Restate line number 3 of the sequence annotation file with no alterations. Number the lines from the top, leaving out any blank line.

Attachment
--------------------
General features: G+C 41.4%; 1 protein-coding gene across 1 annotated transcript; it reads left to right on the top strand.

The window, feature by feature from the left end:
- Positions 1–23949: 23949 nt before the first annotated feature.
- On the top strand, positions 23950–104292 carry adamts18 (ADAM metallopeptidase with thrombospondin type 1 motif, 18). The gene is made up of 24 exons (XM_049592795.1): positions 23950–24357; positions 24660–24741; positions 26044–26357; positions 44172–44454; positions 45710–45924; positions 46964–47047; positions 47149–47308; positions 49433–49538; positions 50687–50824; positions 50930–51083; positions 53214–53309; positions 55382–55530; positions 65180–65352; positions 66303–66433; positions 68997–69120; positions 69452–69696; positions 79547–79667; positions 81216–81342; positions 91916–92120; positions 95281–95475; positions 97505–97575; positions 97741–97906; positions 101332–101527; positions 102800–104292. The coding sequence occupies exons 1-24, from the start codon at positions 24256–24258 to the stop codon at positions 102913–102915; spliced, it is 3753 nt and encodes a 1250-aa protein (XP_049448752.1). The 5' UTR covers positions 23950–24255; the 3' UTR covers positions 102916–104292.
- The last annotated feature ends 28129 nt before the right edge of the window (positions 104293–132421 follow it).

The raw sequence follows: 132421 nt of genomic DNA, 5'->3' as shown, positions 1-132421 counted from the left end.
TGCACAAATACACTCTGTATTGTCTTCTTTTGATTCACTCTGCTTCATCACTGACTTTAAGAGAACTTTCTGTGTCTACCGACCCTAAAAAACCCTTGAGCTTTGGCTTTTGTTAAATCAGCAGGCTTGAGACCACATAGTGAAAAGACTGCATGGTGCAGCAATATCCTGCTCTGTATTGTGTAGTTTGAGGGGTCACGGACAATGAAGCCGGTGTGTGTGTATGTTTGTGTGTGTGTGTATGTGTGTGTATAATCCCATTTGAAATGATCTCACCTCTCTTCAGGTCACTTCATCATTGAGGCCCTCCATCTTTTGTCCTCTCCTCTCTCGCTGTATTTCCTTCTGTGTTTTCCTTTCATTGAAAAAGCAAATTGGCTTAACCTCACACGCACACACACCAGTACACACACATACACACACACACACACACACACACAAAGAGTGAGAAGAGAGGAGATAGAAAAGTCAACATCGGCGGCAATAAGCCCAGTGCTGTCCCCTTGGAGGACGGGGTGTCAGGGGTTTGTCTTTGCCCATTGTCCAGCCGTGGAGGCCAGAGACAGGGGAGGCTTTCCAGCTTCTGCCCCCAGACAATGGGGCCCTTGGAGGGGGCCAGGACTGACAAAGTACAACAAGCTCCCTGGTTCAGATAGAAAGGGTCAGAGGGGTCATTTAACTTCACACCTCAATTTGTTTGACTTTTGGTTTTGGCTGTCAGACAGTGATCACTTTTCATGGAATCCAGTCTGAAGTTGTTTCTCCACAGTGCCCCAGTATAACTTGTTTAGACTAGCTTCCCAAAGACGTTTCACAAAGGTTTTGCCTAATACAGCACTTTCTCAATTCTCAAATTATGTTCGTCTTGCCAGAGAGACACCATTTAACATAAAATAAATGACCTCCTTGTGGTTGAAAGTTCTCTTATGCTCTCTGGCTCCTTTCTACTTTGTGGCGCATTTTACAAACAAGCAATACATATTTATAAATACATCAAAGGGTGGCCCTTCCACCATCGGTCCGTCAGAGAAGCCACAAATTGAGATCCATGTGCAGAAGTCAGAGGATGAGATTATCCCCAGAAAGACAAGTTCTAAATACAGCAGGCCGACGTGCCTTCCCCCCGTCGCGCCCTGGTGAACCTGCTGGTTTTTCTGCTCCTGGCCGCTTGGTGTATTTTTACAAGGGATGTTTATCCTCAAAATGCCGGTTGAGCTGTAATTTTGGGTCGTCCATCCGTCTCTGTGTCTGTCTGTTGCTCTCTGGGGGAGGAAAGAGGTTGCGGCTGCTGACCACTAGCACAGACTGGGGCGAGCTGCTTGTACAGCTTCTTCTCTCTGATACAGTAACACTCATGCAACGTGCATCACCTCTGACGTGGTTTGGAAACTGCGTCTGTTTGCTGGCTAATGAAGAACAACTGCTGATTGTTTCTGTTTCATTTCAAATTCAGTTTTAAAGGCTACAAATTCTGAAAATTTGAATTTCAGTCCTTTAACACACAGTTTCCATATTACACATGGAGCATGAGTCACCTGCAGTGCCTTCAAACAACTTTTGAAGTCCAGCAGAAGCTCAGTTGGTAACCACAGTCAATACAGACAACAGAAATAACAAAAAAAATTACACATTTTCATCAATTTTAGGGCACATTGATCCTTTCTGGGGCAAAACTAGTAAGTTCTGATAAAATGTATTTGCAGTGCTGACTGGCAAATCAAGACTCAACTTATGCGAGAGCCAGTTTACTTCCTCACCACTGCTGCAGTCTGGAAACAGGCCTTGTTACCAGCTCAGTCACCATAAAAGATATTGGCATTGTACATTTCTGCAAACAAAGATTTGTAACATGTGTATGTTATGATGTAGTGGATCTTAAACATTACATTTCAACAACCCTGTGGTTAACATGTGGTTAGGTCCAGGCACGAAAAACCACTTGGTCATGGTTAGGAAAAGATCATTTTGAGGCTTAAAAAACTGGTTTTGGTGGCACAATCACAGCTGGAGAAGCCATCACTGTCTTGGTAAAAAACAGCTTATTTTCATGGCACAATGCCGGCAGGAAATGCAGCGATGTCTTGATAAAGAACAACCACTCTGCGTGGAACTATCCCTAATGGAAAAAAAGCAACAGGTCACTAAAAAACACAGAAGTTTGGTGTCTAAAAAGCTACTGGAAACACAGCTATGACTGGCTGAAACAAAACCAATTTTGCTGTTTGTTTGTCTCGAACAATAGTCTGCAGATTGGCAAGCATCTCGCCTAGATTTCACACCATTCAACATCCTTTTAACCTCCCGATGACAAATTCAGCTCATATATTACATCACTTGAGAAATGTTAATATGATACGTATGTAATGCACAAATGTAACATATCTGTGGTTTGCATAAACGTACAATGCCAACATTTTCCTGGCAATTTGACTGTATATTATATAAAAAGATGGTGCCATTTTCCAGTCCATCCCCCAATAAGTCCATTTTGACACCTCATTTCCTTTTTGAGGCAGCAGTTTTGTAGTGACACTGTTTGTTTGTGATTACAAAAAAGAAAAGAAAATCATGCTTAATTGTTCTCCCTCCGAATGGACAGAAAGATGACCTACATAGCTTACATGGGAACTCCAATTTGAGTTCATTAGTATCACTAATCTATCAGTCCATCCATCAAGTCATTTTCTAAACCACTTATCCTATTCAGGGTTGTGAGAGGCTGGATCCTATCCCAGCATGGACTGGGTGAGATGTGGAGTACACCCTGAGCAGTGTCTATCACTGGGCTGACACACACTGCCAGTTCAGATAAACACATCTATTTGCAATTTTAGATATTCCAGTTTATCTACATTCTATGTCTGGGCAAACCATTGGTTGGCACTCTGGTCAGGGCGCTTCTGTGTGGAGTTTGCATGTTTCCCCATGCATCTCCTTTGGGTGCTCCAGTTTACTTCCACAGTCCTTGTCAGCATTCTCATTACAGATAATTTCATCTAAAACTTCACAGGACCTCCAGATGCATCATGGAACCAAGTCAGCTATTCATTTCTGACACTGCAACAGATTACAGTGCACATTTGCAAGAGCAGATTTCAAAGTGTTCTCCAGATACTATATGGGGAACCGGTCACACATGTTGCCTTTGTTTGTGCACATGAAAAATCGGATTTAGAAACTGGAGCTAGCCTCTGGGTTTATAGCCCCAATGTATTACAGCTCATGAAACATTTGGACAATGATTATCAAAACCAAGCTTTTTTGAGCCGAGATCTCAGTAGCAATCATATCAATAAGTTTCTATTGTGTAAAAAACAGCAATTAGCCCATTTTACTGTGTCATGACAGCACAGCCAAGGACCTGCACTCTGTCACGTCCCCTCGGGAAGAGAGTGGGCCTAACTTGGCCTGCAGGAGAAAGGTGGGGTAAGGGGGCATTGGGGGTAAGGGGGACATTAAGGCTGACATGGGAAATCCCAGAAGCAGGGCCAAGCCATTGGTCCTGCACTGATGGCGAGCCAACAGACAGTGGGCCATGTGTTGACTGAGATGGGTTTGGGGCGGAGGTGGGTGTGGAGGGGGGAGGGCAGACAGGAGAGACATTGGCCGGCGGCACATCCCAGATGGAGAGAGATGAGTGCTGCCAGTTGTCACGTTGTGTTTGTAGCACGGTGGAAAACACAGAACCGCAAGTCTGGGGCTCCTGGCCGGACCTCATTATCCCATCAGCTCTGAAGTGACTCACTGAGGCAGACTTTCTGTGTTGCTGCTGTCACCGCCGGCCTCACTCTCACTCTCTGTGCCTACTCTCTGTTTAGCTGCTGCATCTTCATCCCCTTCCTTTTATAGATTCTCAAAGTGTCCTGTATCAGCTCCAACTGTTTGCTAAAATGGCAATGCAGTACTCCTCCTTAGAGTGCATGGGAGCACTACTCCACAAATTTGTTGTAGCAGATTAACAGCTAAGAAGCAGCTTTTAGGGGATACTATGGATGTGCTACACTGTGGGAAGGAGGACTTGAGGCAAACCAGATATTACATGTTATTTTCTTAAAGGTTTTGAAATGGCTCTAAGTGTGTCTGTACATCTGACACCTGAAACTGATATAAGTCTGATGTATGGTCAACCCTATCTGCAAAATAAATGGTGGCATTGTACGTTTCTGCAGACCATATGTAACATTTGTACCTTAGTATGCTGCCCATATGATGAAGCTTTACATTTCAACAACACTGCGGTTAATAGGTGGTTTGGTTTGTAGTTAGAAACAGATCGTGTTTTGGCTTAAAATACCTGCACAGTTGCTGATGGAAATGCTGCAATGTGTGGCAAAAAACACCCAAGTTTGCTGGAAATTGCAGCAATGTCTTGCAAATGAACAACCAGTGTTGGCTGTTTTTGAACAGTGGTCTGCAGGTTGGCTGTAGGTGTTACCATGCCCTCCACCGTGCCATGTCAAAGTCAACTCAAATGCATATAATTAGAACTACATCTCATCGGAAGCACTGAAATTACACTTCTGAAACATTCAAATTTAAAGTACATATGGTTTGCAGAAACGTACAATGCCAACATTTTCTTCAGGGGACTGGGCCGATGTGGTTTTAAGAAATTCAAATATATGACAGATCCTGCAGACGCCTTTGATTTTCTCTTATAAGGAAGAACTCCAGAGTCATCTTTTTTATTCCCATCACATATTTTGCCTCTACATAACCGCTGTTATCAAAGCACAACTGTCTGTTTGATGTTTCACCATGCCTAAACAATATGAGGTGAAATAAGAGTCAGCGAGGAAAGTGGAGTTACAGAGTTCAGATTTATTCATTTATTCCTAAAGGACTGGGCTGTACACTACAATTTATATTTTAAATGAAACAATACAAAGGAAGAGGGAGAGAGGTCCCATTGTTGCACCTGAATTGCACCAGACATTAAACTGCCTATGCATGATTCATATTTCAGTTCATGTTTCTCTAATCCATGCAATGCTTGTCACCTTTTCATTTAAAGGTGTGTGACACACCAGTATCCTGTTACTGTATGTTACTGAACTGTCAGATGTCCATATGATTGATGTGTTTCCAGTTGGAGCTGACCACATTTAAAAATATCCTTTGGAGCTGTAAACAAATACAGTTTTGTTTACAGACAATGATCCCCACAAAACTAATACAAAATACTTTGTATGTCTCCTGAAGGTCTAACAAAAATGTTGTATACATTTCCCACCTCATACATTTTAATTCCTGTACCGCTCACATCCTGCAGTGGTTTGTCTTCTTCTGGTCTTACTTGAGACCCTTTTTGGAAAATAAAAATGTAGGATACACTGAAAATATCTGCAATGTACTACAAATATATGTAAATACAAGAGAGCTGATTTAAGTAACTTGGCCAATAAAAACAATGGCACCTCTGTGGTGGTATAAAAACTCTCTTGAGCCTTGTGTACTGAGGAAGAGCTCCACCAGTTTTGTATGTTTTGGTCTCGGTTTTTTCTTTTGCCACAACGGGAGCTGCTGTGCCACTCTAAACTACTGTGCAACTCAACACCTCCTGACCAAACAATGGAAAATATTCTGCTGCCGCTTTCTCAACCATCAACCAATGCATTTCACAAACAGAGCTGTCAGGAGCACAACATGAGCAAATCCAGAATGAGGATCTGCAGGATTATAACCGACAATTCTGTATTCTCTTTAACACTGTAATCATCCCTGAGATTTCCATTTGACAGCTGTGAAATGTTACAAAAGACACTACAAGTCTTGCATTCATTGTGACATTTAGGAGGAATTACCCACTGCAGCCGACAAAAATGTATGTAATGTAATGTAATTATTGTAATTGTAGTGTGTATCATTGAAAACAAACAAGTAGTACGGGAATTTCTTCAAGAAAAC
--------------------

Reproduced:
- Positions 1–23949: 23949 nt before the first annotated feature.